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Re: Epicurus and Happiness

Post by jacob » Mon Sep 19, 2016 9:17 am

"Happiness" does receive a lot more priority in the US and by anyone who's submerged in US culture than it does by any other country. Case in point, Americans are far more fascinated with Denmark as the "happiest" country in the world; more than any other country in the world; and even more than the Danes themselves. American culture is looking for a framework based on a pursuit of Happiness. (Life and Liberty seems to have fallen somewhat by the wayside. Maybe because they're not so easy to buy on credit?)

Classical philosophers did focus mostly on the practical application of their philosophy believing that philosophy was something someone lived and not something one wrote about in papers that are only interesting to five people in the world. As such their works can easily be seen as self-help because that is what those philosophers were trying to do. Contrast that with modern philosophy which is generally useless for all practical purposes if not downright stupid insofar one tries to apply it to something other than basketball practice in a trash can (e.g. deconstructionism).

The classical perception of practicality could also be a question of survivorship bias. Maybe they had their own Derrida 2500 years ago but it's not hard to imagine why such nonsense writings would be more likely to end up as TP than preserved over the centuries.

On a similar note, consider what kind of 21st century books or knowledge is likely to survive for the next two thousand years. I'll put my money on a book on astrology rather than Principia Mathematica, say.

ThisDinosaur
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Re: Epicurus and Happiness

Post by ThisDinosaur » Mon Sep 19, 2016 10:08 am

Dovetailing on the comment about modern philosophy being useless, I once met a Graduate student studying the Philosophy of Music. His thesis was on whether certain aspects of music were "real" or "illusory." So I asked something about mathematics and neuroscience. He said he didn't know anything about that. :o

@Jacob, why do you figure Astrology will outlast Math and Physics? Lindy effect or is there more to it?

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Re: Epicurus and Happiness

Post by jacob » Mon Sep 19, 2016 10:34 am

@ThisDinosaur - Because there are more practitioners of astrology than there are practitioners of astronomy. The amount of knowledge that a random person has about astrology likely exceeds what they know about astronomy. E.g. ask someone to write an essay about either and compare lengths. Put it another way, astronomy is more fragile than astrology.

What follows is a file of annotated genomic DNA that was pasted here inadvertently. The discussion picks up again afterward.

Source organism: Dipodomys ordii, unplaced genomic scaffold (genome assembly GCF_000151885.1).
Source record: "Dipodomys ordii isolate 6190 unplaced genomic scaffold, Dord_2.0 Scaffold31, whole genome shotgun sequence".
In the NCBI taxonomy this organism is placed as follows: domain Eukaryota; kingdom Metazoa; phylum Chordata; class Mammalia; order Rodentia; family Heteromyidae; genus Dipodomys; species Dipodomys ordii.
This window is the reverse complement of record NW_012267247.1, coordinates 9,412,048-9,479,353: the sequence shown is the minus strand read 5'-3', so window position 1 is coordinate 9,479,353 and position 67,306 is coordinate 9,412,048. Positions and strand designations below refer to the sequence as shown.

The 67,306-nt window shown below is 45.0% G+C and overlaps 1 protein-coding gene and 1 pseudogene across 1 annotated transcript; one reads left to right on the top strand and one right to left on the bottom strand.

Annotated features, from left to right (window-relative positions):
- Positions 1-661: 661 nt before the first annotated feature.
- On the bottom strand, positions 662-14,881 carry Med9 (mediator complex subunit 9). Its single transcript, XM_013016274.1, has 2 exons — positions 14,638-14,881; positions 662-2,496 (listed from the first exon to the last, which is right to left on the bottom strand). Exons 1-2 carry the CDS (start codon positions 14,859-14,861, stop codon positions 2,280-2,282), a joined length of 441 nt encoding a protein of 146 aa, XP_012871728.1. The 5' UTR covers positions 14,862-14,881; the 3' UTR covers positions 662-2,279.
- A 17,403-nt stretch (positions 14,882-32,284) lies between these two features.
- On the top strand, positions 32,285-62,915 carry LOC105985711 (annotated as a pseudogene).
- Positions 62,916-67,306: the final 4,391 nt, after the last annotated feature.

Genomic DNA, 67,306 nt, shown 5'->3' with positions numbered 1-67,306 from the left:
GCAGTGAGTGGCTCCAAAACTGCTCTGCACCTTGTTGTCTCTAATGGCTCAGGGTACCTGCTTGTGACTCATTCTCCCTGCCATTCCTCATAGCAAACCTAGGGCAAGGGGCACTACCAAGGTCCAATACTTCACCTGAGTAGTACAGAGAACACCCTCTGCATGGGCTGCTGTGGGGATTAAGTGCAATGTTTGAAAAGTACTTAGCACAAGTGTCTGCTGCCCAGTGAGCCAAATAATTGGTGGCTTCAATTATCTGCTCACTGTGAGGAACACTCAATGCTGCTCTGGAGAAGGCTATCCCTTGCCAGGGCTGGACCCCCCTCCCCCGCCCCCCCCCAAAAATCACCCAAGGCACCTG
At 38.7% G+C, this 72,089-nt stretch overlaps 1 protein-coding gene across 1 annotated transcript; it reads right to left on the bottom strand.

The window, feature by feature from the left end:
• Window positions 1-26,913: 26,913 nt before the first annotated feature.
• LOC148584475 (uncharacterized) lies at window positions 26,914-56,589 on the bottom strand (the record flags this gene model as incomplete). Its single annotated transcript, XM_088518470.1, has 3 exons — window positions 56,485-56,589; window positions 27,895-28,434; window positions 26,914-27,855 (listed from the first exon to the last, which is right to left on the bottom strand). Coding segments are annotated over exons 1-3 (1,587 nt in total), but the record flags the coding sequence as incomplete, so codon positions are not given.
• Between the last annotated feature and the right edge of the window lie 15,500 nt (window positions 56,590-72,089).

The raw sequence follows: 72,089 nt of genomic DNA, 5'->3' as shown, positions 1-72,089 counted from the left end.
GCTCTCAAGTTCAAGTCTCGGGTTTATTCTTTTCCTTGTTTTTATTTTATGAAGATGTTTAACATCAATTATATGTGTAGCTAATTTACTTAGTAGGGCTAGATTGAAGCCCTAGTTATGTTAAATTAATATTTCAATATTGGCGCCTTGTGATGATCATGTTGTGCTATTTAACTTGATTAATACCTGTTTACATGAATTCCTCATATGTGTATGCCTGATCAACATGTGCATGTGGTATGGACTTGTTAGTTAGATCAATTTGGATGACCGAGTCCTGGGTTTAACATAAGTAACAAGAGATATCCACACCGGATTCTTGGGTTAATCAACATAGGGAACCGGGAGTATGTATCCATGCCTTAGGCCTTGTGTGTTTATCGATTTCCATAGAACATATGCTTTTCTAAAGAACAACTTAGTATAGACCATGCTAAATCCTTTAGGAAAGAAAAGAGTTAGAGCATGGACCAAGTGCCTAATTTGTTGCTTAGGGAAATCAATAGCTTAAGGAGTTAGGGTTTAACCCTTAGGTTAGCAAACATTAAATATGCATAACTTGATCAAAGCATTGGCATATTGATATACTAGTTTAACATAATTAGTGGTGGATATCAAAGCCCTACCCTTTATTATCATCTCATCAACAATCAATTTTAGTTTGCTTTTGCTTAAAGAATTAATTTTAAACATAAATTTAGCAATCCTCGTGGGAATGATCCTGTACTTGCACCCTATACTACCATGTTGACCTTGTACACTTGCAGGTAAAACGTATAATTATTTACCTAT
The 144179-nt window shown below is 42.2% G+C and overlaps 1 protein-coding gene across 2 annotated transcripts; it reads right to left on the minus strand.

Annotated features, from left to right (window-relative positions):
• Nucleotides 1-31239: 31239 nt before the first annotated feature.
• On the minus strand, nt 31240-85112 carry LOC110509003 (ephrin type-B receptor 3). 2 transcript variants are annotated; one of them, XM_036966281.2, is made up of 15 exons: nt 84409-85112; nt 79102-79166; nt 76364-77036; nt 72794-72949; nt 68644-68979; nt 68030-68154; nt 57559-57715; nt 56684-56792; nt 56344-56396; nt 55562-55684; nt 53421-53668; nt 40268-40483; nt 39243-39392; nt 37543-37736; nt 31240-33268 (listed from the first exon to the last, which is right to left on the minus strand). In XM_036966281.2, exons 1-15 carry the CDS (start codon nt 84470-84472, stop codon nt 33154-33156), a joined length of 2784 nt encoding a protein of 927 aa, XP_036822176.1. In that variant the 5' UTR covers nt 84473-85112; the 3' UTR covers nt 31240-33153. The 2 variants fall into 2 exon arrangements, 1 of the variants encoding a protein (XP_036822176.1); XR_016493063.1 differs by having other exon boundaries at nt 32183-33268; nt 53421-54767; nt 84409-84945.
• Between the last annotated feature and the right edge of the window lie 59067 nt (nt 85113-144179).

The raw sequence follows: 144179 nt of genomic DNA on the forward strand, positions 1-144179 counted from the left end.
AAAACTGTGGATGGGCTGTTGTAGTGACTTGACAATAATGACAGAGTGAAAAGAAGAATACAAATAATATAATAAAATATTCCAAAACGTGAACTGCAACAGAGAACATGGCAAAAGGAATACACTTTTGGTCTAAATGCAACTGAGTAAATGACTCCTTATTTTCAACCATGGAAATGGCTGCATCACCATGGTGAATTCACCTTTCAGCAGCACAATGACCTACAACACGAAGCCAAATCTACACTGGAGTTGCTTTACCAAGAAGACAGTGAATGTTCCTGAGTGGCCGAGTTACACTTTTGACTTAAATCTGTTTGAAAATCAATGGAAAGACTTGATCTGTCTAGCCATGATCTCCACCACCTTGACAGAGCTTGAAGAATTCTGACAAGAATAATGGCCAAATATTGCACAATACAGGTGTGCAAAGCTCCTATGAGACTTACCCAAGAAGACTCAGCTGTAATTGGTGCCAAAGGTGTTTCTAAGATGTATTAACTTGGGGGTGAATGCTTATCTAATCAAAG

ThisDinosaur
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Re: Epicurus and Happiness

Post by ThisDinosaur » Mon Sep 19, 2016 10:46 am

Astronomy can predict comets and eclipses. Astrology can't predict shit.

I suppose vague horoscopes are just unfalsifiable enough to be antifragile.

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BRUTE
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Re: Epicurus and Happiness

Post by BRUTE » Mon Sep 19, 2016 11:40 am

jacob wrote:On a similar note, consider what kind of 21st century books or knowledge is likely to survive for the next two thousand years. I'll put my money on a book on astrology rather than Principia Mathematica, say.
the secret

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luxagraf
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Re: Epicurus and Happiness

Post by luxagraf » Mon Sep 19, 2016 12:31 pm

jacob wrote:On a similar note, consider what kind of 21st century books or knowledge is likely to survive for the next two thousand years. I'll put my money on a book on astrology rather than Principia Mathematica, say.
Given the extremely high acid content of the paper used in the vast majority of 20th and 21st century books, I would expect the original Principia Mathematica -- along with a great many of Newton's texts on astrology -- to outlast any others.

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Re: Epicurus and Happiness

Post by enigmaT120 » Mon Sep 19, 2016 1:00 pm

After what Jacob said, I hope luxagraf is correct.

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GandK
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Re: Epicurus and Happiness

Post by GandK » Mon Sep 19, 2016 1:24 pm

jacob wrote:"Happiness" does receive a lot more priority in the US and by anyone who's submerged in US culture than it does by any other country. Case in point, Americans are far more fascinated with Denmark as the "happiest" country in the world; more than any other country in the world; and even more than the Danes themselves. American culture is looking for a framework based on a pursuit of Happiness. (Life and Liberty seems to have fallen somewhat by the wayside. Maybe because they're not so easy to buy on credit?)
This observation reminds me of a video I saw on YouTube once where someone was wandering around in Germany asking random people on the street what they think of Americans. Responses were mostly predictable (we're too fat, we're too patriotic, we wear obnoxiously bright clothing), but one woman said something like, "Americans are always smiling. Even when there's nothing to smile about and they're not even happy, they're smiling. It's so stupid. How can anyone tell if you're happy or not if you never quit smiling?" Facebook Live, in other words.

I wonder if America is obsessed with happiness because of the overall cultural demand in this country for a happy facade and the idea that you're not really a success at something unless you've accomplished it with a smile. It seems as though that's not universal? At least a few of the smile fakers here have got to be wondering if there's a way for them to arrive at a genuine smile.